Hawkish BoE and Fed Look to Data for 2015 Liftoff
- The Federal Reserve meets tomorrow and markets are debating whether a 2015 hike is possible
- Focus shifts to the BoE’s Monetary Policy Committee after UK economy returns to pre-crisis level
- See the DailyFX Economic Calendar for event risk in the US and UK
Bank of England
The 2nd Quarter GDP report from the UK met expectations in both the quarter-by-quarter and year-by-year read. On a yearly basis, the economy grew 2.6%, on the quarter it expanded 0.7%. While GDP is not the sole factor in a rate hike, the UK has seen a comparatively robust economic performance to offer support for a move to normalization on monetary policy. A few monetary policy members are pushing for a 2015 rate hike. The BoE will release its rate decision and minutes in the first week of August. For the rest of the upcoming week, UK consumer confidence is on tap to gauge economic sentiment. The current benchmark for the BoE is 0.50%.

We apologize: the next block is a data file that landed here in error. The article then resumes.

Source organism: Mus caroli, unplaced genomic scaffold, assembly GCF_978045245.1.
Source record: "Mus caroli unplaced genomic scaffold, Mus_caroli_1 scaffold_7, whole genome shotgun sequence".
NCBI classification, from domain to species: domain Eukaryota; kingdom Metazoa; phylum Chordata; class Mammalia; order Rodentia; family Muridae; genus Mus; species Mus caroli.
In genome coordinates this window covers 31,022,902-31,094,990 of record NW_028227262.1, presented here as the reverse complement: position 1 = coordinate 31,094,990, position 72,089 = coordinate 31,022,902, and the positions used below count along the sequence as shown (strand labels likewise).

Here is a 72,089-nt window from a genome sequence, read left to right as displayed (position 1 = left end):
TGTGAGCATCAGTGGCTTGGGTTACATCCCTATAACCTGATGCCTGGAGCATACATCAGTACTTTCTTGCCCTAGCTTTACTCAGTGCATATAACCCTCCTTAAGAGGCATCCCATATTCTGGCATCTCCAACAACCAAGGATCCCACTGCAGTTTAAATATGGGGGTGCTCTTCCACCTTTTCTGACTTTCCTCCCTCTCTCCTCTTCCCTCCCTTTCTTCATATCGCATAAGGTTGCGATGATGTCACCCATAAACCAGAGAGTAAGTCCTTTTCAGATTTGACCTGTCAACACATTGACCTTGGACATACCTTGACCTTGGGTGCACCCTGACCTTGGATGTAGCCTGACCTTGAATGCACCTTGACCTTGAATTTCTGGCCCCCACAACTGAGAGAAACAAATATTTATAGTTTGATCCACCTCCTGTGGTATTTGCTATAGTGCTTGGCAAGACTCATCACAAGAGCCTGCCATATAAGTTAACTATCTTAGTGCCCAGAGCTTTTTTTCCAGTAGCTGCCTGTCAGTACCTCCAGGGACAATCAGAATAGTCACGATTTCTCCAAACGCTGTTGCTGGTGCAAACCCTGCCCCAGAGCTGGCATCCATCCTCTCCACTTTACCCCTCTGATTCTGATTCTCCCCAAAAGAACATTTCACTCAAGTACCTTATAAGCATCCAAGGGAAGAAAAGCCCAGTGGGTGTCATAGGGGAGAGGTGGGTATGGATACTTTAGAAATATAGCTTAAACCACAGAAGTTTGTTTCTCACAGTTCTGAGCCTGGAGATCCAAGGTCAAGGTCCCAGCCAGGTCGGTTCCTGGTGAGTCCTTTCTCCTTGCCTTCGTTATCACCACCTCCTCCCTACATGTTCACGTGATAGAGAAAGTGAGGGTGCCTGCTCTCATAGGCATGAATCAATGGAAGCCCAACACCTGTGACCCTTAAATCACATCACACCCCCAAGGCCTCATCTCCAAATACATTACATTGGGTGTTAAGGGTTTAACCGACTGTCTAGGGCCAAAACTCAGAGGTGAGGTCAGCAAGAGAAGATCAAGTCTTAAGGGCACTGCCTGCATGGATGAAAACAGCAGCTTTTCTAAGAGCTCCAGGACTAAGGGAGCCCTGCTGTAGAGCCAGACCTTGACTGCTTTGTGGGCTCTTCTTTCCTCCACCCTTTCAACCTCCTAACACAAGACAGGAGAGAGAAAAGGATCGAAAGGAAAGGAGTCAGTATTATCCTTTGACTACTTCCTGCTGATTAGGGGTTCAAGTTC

The Federal Open Market Committee will announce the balance of its policy deliberations Wednesday. Expectations are for the current benchmark to remain at 0.25% - as GDP figures due later in the week are expected to give the first step towards a broader economic recovery that eventually lays the groundwork for the first hike. The US Dollar Index has rallied significantly over the past months and years in anticipation of the Fed’s ‘first mover’ status. The 2-year treasury yield – also a noteworthy rate forecasting measure – has similarly rose on greater economic confidence by and anticipation from investors. Several data prints later in the week such as Personal Consumption and Jobless Claims will further factor into the Federal Reserve’s decision as to whether they will meet the consensus economist forecast for a September liftoff. Should the central bank’s message maintain a tone of confidence in regards to tightening this year, the market may be forced to capitulate on its dovish view. Alternatively, should the group soften its call; justification for running skepticism may find the Dollar and Yields in retreat.
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